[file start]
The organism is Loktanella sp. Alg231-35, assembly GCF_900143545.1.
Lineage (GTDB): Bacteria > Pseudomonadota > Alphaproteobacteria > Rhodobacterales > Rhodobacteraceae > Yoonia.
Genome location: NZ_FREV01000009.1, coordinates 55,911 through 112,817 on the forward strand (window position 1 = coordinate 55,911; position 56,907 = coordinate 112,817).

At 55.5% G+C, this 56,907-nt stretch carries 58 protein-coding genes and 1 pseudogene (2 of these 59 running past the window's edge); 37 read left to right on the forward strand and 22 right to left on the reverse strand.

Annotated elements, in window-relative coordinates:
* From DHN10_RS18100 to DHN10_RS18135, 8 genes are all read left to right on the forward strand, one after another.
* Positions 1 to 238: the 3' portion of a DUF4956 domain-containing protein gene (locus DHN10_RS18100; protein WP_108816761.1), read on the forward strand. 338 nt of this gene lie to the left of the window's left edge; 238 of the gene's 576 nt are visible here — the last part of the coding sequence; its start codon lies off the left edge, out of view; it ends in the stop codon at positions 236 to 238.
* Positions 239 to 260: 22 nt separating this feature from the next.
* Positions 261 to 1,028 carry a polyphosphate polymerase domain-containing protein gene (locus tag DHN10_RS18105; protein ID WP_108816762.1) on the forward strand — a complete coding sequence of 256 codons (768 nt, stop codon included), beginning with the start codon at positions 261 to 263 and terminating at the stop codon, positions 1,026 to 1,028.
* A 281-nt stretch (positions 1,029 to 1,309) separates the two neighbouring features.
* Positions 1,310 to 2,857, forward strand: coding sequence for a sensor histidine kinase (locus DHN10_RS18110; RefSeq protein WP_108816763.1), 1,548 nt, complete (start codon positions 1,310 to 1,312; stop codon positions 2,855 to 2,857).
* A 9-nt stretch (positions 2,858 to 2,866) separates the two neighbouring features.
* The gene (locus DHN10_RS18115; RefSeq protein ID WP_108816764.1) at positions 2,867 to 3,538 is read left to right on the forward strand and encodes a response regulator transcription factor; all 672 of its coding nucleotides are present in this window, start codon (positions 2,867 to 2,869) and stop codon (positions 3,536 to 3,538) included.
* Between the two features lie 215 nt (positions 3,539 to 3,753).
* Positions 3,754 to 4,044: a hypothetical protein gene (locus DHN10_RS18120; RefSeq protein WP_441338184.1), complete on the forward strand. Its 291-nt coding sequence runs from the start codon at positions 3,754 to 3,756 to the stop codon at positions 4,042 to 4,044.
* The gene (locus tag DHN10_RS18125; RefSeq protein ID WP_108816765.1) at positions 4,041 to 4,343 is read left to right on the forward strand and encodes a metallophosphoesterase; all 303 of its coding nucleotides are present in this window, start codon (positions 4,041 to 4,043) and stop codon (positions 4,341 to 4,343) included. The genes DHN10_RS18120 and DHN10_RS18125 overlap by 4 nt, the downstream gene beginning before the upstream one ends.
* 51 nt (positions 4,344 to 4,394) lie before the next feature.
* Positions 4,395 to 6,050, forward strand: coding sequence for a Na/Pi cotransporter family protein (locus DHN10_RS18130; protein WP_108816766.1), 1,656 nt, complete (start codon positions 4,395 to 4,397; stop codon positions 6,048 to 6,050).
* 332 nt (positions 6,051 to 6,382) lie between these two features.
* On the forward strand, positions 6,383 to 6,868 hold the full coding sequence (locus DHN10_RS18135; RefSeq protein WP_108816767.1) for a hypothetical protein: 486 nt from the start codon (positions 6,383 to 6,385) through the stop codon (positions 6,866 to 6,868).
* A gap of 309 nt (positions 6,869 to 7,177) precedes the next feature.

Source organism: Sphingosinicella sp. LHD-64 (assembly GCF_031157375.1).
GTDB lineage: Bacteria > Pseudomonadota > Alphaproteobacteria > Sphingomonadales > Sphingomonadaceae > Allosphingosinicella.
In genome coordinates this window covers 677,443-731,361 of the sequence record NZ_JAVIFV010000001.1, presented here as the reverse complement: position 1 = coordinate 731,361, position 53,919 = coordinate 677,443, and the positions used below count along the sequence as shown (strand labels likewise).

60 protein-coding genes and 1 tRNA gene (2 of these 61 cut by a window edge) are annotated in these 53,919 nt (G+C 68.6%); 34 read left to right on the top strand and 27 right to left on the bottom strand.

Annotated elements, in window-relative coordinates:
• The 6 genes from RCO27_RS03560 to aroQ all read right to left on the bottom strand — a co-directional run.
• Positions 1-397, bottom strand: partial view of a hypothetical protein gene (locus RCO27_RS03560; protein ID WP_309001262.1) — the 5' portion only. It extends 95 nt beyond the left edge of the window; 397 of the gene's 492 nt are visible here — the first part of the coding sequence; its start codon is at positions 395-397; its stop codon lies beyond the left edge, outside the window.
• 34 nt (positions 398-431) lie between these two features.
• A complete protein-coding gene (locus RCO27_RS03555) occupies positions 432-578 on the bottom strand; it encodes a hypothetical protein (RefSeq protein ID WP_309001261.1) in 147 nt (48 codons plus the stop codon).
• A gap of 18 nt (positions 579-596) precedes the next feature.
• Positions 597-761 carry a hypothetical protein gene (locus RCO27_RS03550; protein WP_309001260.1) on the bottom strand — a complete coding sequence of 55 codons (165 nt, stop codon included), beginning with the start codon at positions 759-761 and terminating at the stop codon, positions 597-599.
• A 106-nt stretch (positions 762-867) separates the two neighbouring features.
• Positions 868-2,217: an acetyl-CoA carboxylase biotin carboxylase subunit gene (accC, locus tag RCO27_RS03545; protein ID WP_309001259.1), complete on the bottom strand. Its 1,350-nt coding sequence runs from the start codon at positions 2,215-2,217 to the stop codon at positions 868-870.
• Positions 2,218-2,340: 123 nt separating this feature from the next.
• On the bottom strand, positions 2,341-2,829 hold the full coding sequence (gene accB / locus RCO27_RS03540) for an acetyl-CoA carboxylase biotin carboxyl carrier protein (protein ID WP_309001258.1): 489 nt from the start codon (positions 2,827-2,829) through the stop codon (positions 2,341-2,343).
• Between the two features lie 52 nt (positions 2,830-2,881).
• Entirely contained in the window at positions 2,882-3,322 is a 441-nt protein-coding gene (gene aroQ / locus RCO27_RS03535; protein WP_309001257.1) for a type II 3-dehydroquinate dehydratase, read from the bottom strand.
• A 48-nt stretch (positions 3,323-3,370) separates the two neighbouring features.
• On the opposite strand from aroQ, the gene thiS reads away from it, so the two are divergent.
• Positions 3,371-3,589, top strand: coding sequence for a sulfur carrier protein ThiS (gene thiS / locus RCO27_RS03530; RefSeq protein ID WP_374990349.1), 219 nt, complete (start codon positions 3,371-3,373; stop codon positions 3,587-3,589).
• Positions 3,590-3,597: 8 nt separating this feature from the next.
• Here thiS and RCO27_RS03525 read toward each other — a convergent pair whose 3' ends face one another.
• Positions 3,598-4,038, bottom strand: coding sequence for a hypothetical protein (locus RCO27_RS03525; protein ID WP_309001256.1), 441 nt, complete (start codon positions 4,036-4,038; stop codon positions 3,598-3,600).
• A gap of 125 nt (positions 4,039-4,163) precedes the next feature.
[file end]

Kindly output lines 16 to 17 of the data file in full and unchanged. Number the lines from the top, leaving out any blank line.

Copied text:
* The gene (locus tag DHN10_RS18125; RefSeq protein ID WP_108816765.1) at positions 4,041 to 4,343 is read left to right on the forward strand and encodes a metallophosphoesterase; all 303 of its coding nucleotides are present in this window, start codon (positions 4,041 to 4,043) and stop codon (positions 4,341 to 4,343) included. The genes DHN10_RS18120 and DHN10_RS18125 overlap by 4 nt, the downstream gene beginning before the upstream one ends.
* 51 nt (positions 4,344 to 4,394) lie before the next feature.